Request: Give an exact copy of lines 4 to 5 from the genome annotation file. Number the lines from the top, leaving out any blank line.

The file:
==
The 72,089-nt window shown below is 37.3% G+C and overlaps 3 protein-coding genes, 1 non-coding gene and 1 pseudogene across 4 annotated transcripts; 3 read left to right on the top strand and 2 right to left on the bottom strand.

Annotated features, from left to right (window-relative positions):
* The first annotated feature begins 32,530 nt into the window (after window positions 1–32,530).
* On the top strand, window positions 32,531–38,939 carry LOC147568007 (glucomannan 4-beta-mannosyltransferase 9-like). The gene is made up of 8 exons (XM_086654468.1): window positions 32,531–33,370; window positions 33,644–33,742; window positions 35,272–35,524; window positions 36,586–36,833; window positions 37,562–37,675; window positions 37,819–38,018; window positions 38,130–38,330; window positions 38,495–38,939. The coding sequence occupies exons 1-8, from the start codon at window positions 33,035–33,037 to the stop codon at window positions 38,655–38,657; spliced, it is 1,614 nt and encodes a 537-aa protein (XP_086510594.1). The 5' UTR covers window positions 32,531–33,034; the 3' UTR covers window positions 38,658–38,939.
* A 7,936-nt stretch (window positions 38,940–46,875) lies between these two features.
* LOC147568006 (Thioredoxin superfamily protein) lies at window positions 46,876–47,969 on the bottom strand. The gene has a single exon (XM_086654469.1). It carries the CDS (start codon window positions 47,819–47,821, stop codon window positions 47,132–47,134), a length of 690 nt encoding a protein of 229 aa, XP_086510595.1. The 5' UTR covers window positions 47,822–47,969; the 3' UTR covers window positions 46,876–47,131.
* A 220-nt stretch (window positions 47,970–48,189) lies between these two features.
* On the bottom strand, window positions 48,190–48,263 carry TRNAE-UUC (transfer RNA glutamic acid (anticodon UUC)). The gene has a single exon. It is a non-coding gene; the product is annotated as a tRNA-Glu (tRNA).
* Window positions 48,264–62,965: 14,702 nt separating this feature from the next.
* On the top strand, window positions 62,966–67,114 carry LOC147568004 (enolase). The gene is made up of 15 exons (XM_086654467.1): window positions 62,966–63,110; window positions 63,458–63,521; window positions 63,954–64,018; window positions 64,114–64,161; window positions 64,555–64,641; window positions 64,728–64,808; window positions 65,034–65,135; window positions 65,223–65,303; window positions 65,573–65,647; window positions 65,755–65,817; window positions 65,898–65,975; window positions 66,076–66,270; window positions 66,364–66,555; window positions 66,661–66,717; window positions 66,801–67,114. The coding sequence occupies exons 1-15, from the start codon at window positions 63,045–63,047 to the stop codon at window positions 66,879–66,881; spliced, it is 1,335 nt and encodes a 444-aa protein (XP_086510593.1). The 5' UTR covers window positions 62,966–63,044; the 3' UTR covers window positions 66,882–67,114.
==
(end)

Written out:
* On the top strand, window positions 32,531–38,939 carry LOC147568007 (glucomannan 4-beta-mannosyltransferase 9-like). The gene is made up of 8 exons (XM_086654468.1): window positions 32,531–33,370; window positions 33,644–33,742; window positions 35,272–35,524; window positions 36,586–36,833; window positions 37,562–37,675; window positions 37,819–38,018; window positions 38,130–38,330; window positions 38,495–38,939. The coding sequence occupies exons 1-8, from the start codon at window positions 33,035–33,037 to the stop codon at window positions 38,655–38,657; spliced, it is 1,614 nt and encodes a 537-aa protein (XP_086510594.1). The 5' UTR covers window positions 32,531–33,034; the 3' UTR covers window positions 38,658–38,939.
* A 7,936-nt stretch (window positions 38,940–46,875) lies between these two features.